ListN Up: Carolina Heredia (March 26, 2021)

ListN Up is a series of weekly artist-curated playlists. Born from a desire to keep artists sharing and connected during times of isolation, ListN Up offers an intimate sonic portrait of contemporary artists by showcasing the diverse and stylistically varied music that influences their creative practice. 

Carolina Heredia is an Argentinian composer of acoustic and electronic music, as well as an intermedia producer. She teaches Music Composition at the University of Missouri-Columbia.

Hello! My name is Carolina Heredia. I’m an Argentinian composer and Assistant Professor in Music Composition at University of Missouri-Columbia. Today, I’m presenting a playlist named “Que no panda el cúnico.” This is a phrase by the famous and renowned Chapulín Colorado, and it’s a phrase that is used in moments when one feels a lot of stress or one panics as a way to call for calmness for oneself and also for those around you. The series of works you will find here are works that, in general, bring me calm, they energize me, they give me hope and joy, and that’s what I’m trying to cultivate for myself. I also wish this for everyone in these moments in which we are emerging from the pandemic, little by little, and also trying to rebuild the world into something better. It’s my hope that this list has the same effect on you and that you enjoy it. Thanks!

“Un Día” by Juana Molina

Funny story: she was my idol when I was a child, but as a comedian. I had no idea she was a musician. Her show was super weird (in a good way) and very popular! A few years ago, I came across her music and discovered she was a musician all the way, but in order to make enough money to live and sustain her music career, she had gotten a gig in television creating and portraying dozens of extravagant characters. Turns out, she nailed it and became famous, so her music career had to be put on hold while she did this other thing amazingly. Anyway, this piece is titled “One Day.” I think it talks about putting things off, but it makes to me not want to put things off.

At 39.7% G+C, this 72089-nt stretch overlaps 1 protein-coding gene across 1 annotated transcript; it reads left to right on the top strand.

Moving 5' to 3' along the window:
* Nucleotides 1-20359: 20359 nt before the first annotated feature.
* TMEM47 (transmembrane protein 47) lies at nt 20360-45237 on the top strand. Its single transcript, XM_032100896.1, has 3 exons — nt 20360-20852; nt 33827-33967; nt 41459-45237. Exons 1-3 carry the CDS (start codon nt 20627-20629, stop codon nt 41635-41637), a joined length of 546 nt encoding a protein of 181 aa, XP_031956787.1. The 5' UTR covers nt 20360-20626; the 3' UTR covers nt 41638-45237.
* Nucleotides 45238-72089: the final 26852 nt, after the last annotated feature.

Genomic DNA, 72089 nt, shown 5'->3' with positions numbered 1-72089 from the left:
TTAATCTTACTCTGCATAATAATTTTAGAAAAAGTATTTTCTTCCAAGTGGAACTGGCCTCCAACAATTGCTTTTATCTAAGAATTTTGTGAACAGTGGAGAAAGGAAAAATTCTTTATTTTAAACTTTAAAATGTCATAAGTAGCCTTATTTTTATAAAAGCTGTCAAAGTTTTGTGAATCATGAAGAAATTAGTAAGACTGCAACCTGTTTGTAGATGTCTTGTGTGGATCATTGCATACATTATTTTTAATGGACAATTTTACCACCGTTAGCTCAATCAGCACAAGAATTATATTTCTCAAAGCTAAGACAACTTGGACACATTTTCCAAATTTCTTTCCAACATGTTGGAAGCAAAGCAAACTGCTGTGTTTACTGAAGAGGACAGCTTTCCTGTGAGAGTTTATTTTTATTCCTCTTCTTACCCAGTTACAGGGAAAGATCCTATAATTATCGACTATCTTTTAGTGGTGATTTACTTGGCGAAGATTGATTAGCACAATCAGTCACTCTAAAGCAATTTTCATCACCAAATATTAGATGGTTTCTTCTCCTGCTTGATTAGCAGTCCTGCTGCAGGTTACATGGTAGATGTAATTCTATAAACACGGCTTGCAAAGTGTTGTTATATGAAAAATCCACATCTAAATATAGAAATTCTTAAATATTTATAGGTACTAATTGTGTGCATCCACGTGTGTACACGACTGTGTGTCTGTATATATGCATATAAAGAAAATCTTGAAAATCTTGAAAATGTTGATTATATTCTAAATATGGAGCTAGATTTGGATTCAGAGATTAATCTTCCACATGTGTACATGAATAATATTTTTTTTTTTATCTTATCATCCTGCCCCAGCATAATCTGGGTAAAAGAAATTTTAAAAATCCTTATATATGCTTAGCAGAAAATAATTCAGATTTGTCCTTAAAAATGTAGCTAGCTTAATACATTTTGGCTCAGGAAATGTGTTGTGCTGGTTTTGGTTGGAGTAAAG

“Time” by Brittney Denise Parks a.k.a. Sudan Archives

Brittney Denise Parks (Sudan Archives) has such an attitude, and she should! Her music is defying, unapologetic, and elastic. I love the freedom in the gestures, the timbral combinations, and the loose rhythms in the vocals. “All you wanted was time.” Isn’t it what we all want?

“Pra Que Me Chamas?” by Xênia Francą

Beautiful Brazil and their beautiful people, diverse cultures, and land. You’ll get a glimpse of that in this video. Xênia Francą has become a symbol for the empowerment of Black women. I love the mix of Afro-Brazilian drums with the electronics and the amazing sound production in general in this track.

“The Lemon of Pink I” by The Books

Nick Zammuto and Paul de Jong (The Books) featuring Anne Doerner on vocals. I’ve been listening to this a lot lately. I think it’s mostly because this is the way I want to feel, so it helps me envision it. And yes, we went through hell, and that is OK to recognize at this very moment while heading to a better place.

“Lundú #2” by Egberto Gismonti

This is my classical music. It’ll eventually become obvious that I love a lot of the music Brazilians produce. Egberto Gismonti has been one of my favorite composers since I was a teenager. I had this album and many others from him, so I’ve listened to it a lot. I can still get lost listening to his music. Enjoy the trip!

“Daughter” by Kieran Hebden a.k.a. Four Tet

I inherited a love for this artist from my ex-partner, and for that, I’m thankful. Kieran Hebden (Four Tet) also takes me to a place I want to be. He describes this track as very personal for him, evoking the relationship between a father and a daughter. I can perceive the warmth, and it warms my heart with sympathy.

“Confesiones del Viento” by Luna Monti and Juan Quinteros

This is also my classical music. These two truly embody the music they perform. I love how their connection to the music and their sophisticated technique allows them to be so expressive and refined at the same time. There is a deep and unique sensibility applied to this work by Juan Falú, and Roberto Yacomuzzi.

“Breathe” by Alfa Mist with Kaya Thomas-Dyke

“Wait for me, destiny / I said I’ll try / Just give me one more chance to prove…” Beautiful, melancholic track by British jazz/hip hop/rap artist Alfa Mist with Kaya Thomas-Dyke. I discovered this artist randomly (or by following the Spotify algorithmic suggestions, I guess). I listen to it when I need to heal. Sometimes it takes letting yourself feel down to process those feelings and move on.

“Bolivia” by Jorge Drexler (feat. Caetano Veloso)

Jorge Drexler is a Uruguayan musician, and this track features Caetano Veloso, probably my greatest musical crush of all time (his voice and his charisma are just unmatchable, for me). Drexler’s grandfather immigrated from Germany around 1939 to escape persecution by the Nazis. The song tells the story about them being denied asylum everywhere until Bolivia agreed to shelter them, and that’s when his family moved to Latin America.


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